Sunday, July 09, 2006

Pouring concrete as Wagnerian opera

In this often-forgotten scene from Götterdämmerung, Siegfried (disguised as Gunther) warns Brünnhilde away from a freshly-screeded slab of concrete.

As you read what follows, here are the basic facts that shaped the better part of my just-passed Friday and Saturday and that you need to be mindful of in order to appreciate said weekend:

1) A 4-in.-thick slab covering 90 sq. ft. requires just over 1 cubic yard of concrete. The Popular Mechanics website's page on concrete gives the proportions for concrete mixtures here:

To make 1 cubic yard of concrete, you’d need seven 94-pound bags of cement, about 1/2 cubic yard of sand and just over 3/4 cubic yard of gravel. The amount of water you use depends on how wet the sand is. If it’s already moist, you’ll need about 4-1/2 gal. per bag of cement.

2) Four of us (well, let's say 3 1/2, seeing as my learning curve for working concrete began pretty much at the intersection of the x and y axes) spread 22 cubic yards of concrete on Friday and Saturday for two sidewalks and a 21'x40' slab in front of a garage. We fortunately didn't have to mix it all, as it was delivered in 3 cement mixers (two on Friday, one on Saturday). But having it delivered and poured all at once presented its own problems, the chief one being the getting it to look halfway decent before it set up so much that we couldn't do anything with it.

I am still trying to process what I experienced on those days; indeed, I considered just not posting at all about it for a few days. But this afternoon I came across this post by Fearful Syzygy over at his blog, Delights for the Ingenious, in which he provides a most unexpected answer to the question, "What do you do when you're in Europe for the summer and it's raining?" Obviously, pouring concrete wouldn't be an option that one would pursue (it's raining, after all), but to my mind it's only slightly less likely than what he chose to do. Anyway, reading his post kinda sorta inspired this one.

Ways in which pouring concrete resembles Der Ring des Nibelungen:

1) We spent about the same amount of time on this job--14 hours total--as it would take to watch a performance of the entire Ring Cycle.

2) We had no immolations, such as Brünhilde's on Siegfried's funeral pyre in Götterdämmerung, but on Friday Gracie, my in-laws' West Highlander terrier, got out of the house and almost fell into a just-poured 6-inch deep slab of concrete.

3) In a famous scene from Siegfried, the titular hero shatters Wotan's spear. My brother-in-law, who used to work with concrete for a living, at one point got frustrated with the consistency of the concrete we had received, how fast it was setting up, and the tools he was working with, and threw his trowel into a slab he had just been working on, shattering the work he had just accomplished.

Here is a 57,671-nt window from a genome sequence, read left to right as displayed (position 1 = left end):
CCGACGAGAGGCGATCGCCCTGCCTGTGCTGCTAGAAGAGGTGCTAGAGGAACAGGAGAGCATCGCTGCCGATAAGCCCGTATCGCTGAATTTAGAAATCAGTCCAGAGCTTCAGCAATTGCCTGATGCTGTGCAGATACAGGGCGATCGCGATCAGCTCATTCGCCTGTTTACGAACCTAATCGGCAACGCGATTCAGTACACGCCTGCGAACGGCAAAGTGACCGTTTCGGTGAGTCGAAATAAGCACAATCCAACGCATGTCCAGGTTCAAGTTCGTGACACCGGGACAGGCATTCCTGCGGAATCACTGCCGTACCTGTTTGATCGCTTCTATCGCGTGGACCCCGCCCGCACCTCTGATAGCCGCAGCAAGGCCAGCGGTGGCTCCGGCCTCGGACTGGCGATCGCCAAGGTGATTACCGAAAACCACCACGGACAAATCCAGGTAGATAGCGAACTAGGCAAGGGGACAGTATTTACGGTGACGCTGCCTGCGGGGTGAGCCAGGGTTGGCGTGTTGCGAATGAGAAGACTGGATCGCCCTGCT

4) Wagner wrote in German; though we spoke in English, the roots of much of the language used by some of my co-workers can be traced to good old medieval Germanic languages of various sorts. I'll spare you examples, leaving that up to your imagination and/or your recollection of George Carlin skits about words you're not supposed to say.

5) As near as I can recall, Wagner keeps his gods and humans too busy alternately fighting with and seducing each other to allow them much time for feasting; of course, though, they would have drunk German beer in their leisure hours. We drank beer with German names. My nomineee, by the way, for the domestic beer with the most Wagnerian-sounding name: Leinenkugel.

And that's pretty much the end of the similarities, at least with reference to this job. Opera--especially the Ring Cycle--always looks hard to me. Before Friday, I had no clue how hard everything about working with concrete was. And that brings me to something Winston of Nobody asked . . . said in his comments on my previous post:
I've watched the pros do it, and always wanted to be the finisher dude with the broom and get to make those swirly patterns.

I got to be the finisher dude part of the time, Winston. You'd rather sing in the church choir than be the finisher dude, I'm pretty sure. You can get only so fancy with a 4-foot-wide broom attached to a 15-foot handle. But then again, I was the learning-on-the-fly dude the entire two days, immersed in a kind of work that told me that, as much as I knew about hard, physical labor, this was nothing like what I knew. Just like, say, seeing Wagner after having just seen Gilbert & Sullivan.

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R. Sherman said...

Timely post, this. I spent the weekend discussing with the EMBLOS her desire to expand the patio and belief/faith/whatever that I had the ability to do this myself.

She about had me convinced.

Now, I think not.

Thanks you and


John B. said...

The key is having enough people with you to serve alternately as spreaders/smoothers/trowelers/broomers and as Greek chorus. Oh--and beer with German names.

fearful_syzygy said...